A Guide To Adjusting To A New Lifestyle Throughout Snowbird Retirement

Harsh winter months are toughest on the elderly. This is why so many of them transition into a snowbird lifestyle, where they evacuate their winter homes and travel southbound for some respite throughout the winter season. Many of these snowbirds are retirees who have owned a property in the state they travel to, others rent the property regularly. Whatever the case, these snowbirds are provided with an excellent vacation spot for a number of months throughout the year. One that makes life easier on them and can provide a means to allowing other family members to travel and visit them as well. Throughout this post, the challenges of transitioning into this lifestyle, in addition to the strategies that make it much less of a challenge will be detailed.

While this process is exciting, there is a lot of work to be done prior to these snowbirds being able to move into their winter homes. It starts with winterizing the house that will be left unoccupied. This means these snowbirds should likely suspend services like cable and internet, but more importantly their water to avoid any flooding or water damage possibilities throughout the winter. Lowering the heat is also recommended, but the heat should never be turned off for extended periods of time while away. Turning the heat off leaves water pipes liable to freeze in the coldest months.

While these are all great tips for preparation for the home, there’s more to be done. For example, what about the vehicles or appliances being kept in the winter home? Any fridges will definitely need to be cleared out prior to leaving as this will help avoid any perishables decaying while the home is unoccupied. Snowbirds will also want to consider leaving the door open on any fridges in the home, as well as unplugging them to reduce electricity costs.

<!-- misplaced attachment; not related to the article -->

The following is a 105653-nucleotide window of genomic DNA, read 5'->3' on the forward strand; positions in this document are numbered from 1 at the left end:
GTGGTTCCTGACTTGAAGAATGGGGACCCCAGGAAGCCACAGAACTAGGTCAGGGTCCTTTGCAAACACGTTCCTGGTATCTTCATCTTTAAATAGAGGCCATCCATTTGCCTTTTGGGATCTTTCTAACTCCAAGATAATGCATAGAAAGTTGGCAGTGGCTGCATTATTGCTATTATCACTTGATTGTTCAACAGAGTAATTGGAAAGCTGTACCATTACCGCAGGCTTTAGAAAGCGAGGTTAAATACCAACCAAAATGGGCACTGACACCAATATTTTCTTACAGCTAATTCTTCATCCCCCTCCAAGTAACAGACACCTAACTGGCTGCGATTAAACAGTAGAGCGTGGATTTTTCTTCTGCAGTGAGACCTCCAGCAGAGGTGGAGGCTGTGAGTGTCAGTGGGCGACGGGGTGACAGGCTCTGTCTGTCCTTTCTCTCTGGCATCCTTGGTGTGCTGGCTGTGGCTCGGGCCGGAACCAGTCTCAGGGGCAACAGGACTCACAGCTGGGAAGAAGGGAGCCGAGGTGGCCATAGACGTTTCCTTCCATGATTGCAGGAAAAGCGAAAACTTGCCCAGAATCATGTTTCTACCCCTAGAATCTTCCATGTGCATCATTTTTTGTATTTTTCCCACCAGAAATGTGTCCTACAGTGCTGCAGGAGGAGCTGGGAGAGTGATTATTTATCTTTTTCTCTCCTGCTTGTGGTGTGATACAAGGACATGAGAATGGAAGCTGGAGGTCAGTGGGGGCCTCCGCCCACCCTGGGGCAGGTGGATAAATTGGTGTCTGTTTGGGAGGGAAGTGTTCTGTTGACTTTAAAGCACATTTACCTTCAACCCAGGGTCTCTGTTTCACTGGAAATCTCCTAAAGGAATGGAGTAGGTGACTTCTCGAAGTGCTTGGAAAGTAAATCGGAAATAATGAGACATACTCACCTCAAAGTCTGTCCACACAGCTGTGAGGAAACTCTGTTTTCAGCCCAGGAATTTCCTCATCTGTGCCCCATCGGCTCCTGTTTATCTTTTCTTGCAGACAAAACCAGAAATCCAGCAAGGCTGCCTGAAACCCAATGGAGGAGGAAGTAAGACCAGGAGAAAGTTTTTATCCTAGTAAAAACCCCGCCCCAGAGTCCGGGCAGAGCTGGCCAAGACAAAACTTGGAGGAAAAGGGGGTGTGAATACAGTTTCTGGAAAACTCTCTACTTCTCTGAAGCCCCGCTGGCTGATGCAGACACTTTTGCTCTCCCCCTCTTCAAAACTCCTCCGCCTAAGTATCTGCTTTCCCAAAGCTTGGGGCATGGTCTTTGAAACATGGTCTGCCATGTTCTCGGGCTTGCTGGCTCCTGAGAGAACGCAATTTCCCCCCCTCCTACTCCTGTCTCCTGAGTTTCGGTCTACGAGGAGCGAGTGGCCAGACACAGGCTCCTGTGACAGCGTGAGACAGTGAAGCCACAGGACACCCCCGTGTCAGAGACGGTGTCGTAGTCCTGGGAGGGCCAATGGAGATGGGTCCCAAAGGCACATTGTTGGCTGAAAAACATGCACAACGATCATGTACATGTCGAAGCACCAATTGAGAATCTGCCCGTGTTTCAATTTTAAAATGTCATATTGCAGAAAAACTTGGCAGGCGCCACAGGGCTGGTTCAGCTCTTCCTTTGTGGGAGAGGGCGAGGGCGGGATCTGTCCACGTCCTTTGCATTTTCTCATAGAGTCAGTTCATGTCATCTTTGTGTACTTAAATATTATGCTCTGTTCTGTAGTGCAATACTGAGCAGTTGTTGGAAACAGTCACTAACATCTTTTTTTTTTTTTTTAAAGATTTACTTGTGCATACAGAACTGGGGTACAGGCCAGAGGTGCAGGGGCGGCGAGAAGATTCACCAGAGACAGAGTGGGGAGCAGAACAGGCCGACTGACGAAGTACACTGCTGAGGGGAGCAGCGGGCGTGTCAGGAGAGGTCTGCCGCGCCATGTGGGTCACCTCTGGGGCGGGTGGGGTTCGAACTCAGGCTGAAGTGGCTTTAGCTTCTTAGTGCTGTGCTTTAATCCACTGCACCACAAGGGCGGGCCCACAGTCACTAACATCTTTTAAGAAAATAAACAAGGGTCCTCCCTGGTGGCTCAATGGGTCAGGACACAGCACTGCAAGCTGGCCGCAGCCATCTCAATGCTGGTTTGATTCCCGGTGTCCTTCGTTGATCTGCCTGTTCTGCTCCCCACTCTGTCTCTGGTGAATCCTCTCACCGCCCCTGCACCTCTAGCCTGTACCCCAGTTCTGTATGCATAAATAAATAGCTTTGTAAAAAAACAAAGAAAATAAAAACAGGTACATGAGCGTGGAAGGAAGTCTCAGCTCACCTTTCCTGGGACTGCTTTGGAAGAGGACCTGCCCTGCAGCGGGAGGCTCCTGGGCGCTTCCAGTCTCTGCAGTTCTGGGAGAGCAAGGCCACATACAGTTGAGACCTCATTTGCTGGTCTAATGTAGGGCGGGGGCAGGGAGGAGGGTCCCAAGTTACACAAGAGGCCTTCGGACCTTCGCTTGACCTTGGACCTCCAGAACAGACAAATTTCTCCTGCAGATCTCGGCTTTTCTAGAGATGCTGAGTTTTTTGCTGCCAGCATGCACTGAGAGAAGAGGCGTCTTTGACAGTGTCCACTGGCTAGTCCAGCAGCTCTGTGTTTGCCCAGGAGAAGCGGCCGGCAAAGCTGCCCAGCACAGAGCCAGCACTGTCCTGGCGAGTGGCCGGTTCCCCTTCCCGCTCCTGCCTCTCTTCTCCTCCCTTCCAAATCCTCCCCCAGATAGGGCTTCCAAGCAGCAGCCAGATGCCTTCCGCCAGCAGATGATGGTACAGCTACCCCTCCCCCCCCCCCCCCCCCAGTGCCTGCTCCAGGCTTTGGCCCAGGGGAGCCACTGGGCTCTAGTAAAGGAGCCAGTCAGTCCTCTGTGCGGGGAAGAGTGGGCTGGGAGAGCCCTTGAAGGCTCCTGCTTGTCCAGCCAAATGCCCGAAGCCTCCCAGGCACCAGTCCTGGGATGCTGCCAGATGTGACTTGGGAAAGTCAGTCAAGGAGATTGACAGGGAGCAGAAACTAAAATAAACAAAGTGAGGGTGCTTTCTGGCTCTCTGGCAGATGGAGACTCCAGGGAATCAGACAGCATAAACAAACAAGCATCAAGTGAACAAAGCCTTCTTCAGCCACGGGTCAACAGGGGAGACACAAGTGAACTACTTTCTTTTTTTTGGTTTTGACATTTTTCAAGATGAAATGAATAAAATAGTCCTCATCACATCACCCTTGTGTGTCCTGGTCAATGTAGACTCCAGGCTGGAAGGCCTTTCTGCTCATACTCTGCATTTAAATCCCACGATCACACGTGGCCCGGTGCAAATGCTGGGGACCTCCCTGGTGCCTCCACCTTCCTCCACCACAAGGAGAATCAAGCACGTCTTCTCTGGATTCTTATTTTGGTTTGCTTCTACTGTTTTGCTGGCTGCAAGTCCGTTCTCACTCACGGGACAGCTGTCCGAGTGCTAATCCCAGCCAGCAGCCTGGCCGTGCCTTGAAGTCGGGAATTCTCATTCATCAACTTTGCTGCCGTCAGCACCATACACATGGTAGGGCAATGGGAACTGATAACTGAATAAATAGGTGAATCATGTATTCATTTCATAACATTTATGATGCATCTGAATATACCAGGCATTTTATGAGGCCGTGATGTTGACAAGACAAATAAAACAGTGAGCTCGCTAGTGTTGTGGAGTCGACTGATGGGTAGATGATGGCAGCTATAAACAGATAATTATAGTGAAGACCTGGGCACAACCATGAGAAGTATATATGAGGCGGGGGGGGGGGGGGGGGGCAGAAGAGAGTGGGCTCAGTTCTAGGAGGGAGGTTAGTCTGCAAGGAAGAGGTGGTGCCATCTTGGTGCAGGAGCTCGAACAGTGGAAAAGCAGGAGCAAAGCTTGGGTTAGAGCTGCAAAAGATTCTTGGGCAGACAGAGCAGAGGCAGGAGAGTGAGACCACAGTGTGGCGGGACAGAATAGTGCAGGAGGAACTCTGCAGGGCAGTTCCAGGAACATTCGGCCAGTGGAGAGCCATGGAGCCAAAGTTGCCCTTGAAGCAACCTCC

Prior to leaving, have maintenance done any integral systems of the home, the most important being the heating system. A professional will be able to determine if the system is suitable to cover the home for the duration of any stay and can recommend the best ways to keep a home warm throughout these snowbirds’ travels. They may also recommend unplugging any electronics around the home to avoid any fire risks.

Snowbirds will also need to reach out to their local USPS office and have their mail forwarded to their new address. This would also be the perfect excuse to cancel any subscription to magazines or other mail that is unnecessary. One other major consideration that many snowbirds take is mentioning something of their travels to their neighbors. Having a close eye on their home while they’re away is helpful, even if these snowbirds are unable to do anything about it themselves while they’re away.

This sort of lifestyle change has been proven to have a positive impact on most retirees, despite all of the challenges necessary to facilitate it. If you have a potential snowbird in your life but are worried about the transition necessary to give them a better life in the winter months, continue reading on to the infographic coupled alongside this post for more information. Infographic courtesy of Transport Advisers.


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